Ferguson Police Chief Thomas Jackson, via a communications firm, has released a video statement in which he apologizes to Michael Brown's family for leaving Brown's body in the street where he was shot for an extended period after his death. Jackson also apologizes, in more vague terms, to "peaceful protesters who did not feel that I did enough to protect their Constitutional right to protest."
Here's the video and a transcript:
As many of you know my name is Tom Jackson and I'm the chief of police of the city of Ferguson. The events of the past few weeks have sent shockwaves not just around the community here, but around the nation. Overnight I went from being a small-town police chief to being part of a conversation about racism, equality, and the role of policing in that conversation. As chief of police, and as a resident, I want to be part of that conversation. I also want to be part of the solution.
But before we can engage in further discussion of the broader issues, I think it's important that we address the central issue that brought us here today and that's the death of Michael Brown. I want to say this to the Brown family: No one who has not experienced the loss of a child can understand what you're feeling. I am truly sorry for the loss of your son. I'm also sorry that it took so long to remove Michael from the street. The time that it took involved very important work on the part of investigators who were trying to collect evidence and gain a true picture of what happened that day, but it was just too long, and I am truly sorry for that. Please know that the investigating officers meant no disrespect to the Brown family, to the African-American community, or the people of Canfield. They were simply trying to do their jobs.
There were many people who were upset about what happened in Ferguson and came here to protest peacefully. Unfortunately, there were others who had a different agenda. I do want to say to any peaceful protester who did not feel that I did enough to protect their Constitutional right to protest, I am sorry for that. The right of the people to peacefully assemble is what the police are here to protect. If anyone who was peacefully exercising that right is upset and angry, I feel responsible, and I am sorry.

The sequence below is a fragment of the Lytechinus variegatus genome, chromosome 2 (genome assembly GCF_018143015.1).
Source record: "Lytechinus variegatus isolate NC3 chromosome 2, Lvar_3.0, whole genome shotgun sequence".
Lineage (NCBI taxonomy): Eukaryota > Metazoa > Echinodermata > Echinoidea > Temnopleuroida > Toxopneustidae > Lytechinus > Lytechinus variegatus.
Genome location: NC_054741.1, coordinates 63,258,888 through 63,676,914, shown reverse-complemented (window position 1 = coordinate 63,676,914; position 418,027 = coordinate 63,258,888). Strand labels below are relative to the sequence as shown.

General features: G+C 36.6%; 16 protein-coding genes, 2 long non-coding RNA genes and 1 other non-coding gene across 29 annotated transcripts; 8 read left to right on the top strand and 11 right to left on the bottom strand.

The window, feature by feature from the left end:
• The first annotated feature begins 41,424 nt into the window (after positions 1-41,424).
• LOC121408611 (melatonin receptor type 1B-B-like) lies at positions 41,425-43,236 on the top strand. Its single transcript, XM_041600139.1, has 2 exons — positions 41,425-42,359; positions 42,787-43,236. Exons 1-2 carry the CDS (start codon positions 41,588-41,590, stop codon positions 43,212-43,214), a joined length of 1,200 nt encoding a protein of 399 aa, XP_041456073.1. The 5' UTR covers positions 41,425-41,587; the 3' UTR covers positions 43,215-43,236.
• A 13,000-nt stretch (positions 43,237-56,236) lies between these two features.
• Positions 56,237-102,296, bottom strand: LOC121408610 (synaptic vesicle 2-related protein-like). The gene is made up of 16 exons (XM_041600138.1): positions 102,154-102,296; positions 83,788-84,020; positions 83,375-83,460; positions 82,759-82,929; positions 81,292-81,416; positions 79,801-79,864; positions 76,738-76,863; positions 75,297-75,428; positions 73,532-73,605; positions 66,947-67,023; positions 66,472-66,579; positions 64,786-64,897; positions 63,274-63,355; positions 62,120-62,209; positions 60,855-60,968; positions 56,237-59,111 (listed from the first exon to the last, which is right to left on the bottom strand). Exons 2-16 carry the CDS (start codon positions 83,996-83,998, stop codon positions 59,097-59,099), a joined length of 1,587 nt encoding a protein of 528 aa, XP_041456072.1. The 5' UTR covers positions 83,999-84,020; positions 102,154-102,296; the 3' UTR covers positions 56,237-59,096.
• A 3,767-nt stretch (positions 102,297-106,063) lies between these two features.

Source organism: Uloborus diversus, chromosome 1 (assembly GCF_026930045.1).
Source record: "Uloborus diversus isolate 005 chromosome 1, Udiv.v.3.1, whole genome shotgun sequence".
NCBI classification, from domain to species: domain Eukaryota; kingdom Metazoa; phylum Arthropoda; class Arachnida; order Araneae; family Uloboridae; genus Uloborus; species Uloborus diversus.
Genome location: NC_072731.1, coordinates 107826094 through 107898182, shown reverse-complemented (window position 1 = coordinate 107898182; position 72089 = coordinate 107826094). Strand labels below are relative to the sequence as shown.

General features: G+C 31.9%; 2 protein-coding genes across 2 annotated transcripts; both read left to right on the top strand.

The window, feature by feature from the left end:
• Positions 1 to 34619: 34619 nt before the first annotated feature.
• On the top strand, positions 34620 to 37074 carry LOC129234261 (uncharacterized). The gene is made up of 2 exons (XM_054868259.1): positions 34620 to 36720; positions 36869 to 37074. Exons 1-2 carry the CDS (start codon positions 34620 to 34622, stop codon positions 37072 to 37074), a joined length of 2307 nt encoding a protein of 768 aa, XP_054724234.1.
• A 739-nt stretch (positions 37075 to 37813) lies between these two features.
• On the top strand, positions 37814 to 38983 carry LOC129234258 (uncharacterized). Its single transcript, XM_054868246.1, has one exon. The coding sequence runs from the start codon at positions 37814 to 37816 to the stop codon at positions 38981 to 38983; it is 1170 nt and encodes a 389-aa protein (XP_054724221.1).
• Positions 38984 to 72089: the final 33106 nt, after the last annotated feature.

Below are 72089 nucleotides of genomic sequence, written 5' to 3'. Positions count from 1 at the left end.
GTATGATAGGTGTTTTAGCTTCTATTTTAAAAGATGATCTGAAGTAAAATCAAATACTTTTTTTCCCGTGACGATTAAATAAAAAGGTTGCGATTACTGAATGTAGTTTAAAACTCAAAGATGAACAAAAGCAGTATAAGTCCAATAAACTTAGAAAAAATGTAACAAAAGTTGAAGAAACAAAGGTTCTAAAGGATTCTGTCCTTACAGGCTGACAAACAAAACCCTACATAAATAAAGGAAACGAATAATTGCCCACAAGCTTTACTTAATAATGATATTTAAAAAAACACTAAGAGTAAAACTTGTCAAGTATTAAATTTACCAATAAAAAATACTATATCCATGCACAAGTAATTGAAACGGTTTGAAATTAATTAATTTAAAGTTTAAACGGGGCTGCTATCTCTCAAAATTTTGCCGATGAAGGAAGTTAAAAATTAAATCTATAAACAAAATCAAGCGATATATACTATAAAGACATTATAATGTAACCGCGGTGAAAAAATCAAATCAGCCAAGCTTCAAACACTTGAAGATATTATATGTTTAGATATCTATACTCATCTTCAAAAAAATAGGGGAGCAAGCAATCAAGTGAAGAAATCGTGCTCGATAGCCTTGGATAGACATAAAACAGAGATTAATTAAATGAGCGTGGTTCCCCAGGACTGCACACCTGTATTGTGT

I'm also aware of the pain and the feeling of mistrust felt in some of the African-American community towards the police department. The city belongs to all of us and we all are part of this community. It's clear that we have much work to do. As a community, a city, and a nation we have real problems to solve. Not just in Ferguson but the entire region and beyond. For any mistakes I have made I take full responsibility. It's an honor to serve the city of Ferguson and the people who live there. I look forward to working with you in the future to solve our problems, and once again, I deeply apologize to the Brown family.
The statement was posted on Vimeo by a company called the Devin James Group, a communications company that has reportedly been employed by the city of Ferguson since mid-August.
St. Louis County prosecutor Robert McCulloch says he expects to finish presenting evidence in Brown's death by mid-November to the grand jury that will decide whether to indict police officer Darren Wilson.